Qatar Tribune
First Page Gulf / Middle East World
United States South Asia India
Europe Pakistan  
  
United Kingdom Philippines /SE Asia  
Home About Us Advertising Archives Subscribe Site Map Contact Us
 
 
A Significant Visit
Chinese premier will seek strongest energy ties with Qatar COMING as it does while Iran is continuing to raise the political temperature and promising a further naval exercise to back up its threat to close the ...
Public Action to Aid Cancer Prevention Urged
COMMUNITY support is essential for healthy behaviours that can reduce cancer risk, according to updated guidelines on nutrition and physical activity for cancer prevention released this week by the American Cancer Society.
Al Watan - Arabic Newspaper
Jamila - Monthly Women Magazine
Nation Business Sports Chill Out
Add zing to your food with amchoor

TRIBUNE NEWS NETWORK

MANGO is native to India and Southeast Asia, and is now widely cultivated for its fruit. In several cultures its fruits and leaves are ritually used in floral decorations, public celebrations and religious ceremonies. The legend says that Lord Buddha found peace in a mango grove.

Aam is a Hindi word for mango and amchoor is nothing but powder or extract of the unripe fruit. It is also referred to as ‘mango’ powder and is a spice made from green, unripe mangos, which are sliced, sun-dried and ground into a fine powder.

Amchoor has a pleasant sweetsour aroma of dried fruit, astringent, but also sweet fruity flavour.

The spice adds sour taste like tamarind. Infact it has qualities as lemon or lime juice and if you do not have amch00r, substitute three tablespoons of lemon or lime juice for one teaspoon of amchoor.

Interestingly amchoor powder is made only in India.

With technological advances, Chef Sanjay Bahl says people have stopped making amchoor powder at their homes these days, “Getting raw mangoes, drying and slicing them is a tedious job and so everyone just buys them off the shelf,” he says. He goes on to advice that one needs to be very careful while using this spice because if you go wrong it will leave a very sweet taste, “Not everyone can handle a spice like this.” Storage isn’t much of a problem for this spice except for that it should not be kept near strong smelling spices like cinnamon or bay leaf, which would affect the flavour says Executive chef Narendra Singh, Hilton.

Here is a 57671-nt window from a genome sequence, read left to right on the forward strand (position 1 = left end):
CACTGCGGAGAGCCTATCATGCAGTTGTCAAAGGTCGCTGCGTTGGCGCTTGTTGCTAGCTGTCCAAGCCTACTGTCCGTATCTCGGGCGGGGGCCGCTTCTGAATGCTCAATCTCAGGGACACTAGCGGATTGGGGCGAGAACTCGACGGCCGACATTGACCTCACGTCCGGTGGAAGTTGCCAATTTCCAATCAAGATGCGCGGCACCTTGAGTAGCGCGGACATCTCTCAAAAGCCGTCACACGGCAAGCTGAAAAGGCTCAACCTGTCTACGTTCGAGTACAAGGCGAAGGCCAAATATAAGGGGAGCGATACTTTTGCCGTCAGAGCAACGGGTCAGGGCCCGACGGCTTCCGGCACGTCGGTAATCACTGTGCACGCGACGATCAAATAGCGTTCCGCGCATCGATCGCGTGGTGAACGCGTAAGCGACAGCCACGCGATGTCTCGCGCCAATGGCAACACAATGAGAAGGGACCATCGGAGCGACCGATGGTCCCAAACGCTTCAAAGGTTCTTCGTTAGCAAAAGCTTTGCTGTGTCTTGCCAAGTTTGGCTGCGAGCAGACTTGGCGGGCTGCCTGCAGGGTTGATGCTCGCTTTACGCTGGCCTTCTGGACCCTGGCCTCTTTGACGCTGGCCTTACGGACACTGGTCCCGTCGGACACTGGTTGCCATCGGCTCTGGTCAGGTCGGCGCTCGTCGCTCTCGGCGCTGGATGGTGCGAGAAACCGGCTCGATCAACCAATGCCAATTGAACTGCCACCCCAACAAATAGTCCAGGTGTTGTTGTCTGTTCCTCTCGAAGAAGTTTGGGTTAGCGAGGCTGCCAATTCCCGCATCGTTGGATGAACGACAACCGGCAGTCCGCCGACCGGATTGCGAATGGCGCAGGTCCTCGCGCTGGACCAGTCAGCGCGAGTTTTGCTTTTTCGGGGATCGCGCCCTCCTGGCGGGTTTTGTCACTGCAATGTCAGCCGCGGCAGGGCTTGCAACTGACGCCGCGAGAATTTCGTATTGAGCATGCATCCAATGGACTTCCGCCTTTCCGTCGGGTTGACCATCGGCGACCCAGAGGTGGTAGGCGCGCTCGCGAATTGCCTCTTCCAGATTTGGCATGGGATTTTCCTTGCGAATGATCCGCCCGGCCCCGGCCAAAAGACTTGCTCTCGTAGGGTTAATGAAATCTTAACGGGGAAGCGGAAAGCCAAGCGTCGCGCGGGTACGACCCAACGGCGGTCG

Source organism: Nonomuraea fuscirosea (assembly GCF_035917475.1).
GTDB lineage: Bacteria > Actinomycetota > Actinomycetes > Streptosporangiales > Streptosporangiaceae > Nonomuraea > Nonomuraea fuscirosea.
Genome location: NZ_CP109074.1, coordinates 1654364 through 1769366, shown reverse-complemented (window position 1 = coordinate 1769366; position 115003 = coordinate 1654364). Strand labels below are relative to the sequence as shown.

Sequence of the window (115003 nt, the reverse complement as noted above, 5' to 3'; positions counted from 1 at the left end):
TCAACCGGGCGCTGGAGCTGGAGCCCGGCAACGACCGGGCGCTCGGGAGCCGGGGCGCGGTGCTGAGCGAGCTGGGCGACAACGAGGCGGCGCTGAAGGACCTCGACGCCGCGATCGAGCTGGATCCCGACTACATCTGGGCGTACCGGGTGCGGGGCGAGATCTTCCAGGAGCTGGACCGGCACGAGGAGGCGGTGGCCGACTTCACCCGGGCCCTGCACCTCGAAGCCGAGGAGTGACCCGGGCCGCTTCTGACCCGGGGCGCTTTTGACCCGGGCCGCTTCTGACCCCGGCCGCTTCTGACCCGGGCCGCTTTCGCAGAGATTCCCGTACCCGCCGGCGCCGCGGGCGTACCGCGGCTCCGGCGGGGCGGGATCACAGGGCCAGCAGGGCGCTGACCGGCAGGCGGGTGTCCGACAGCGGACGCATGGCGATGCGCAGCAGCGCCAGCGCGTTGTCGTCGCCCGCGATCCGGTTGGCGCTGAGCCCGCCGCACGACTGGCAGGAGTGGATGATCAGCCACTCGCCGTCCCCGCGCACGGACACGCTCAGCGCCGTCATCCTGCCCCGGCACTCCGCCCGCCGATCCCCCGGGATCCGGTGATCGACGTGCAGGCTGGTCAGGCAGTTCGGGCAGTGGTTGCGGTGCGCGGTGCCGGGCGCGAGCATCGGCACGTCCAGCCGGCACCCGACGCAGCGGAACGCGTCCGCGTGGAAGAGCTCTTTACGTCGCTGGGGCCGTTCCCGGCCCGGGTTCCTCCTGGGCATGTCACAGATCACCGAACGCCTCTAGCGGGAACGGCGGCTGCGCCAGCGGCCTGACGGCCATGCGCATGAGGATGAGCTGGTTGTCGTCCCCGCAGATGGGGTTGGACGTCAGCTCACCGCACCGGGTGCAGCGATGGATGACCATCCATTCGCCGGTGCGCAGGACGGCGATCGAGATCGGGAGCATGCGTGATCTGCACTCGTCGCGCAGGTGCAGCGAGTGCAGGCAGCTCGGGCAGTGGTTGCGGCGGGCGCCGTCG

A ‘staple seasoning ingredient’ as he terms this spice as, he feels a great way to use it would be as a part of a spice rub for grilled meats, “The sharp, acidic tang would definitely complement the smoky flavour of juicy, grilled meat,” he says.

Summers are here and there are certain food ingredients that you cannot give a miss, amchoor being one of them says Executive Chef Zubin D’souza, Citrus Hotels. “It has a cooling effect and is great for digestion. Infact it is added to some of the summer drinks for the same reason.” The chef’s stronghold being Goan dishes usually adds amchoor in a lot of dishes he prepares, “There is a guava sorbet that I am fond of and prefer putting amchoor in it to enhance the flavour and get that tangy flavour,” he says.

Page Number 1 3 7 8


Guavas are the ‘ultimate superfood’
Are eggs healthy? Answer lies in the hen

  About Us Advertising Subscribe Careers Contact Us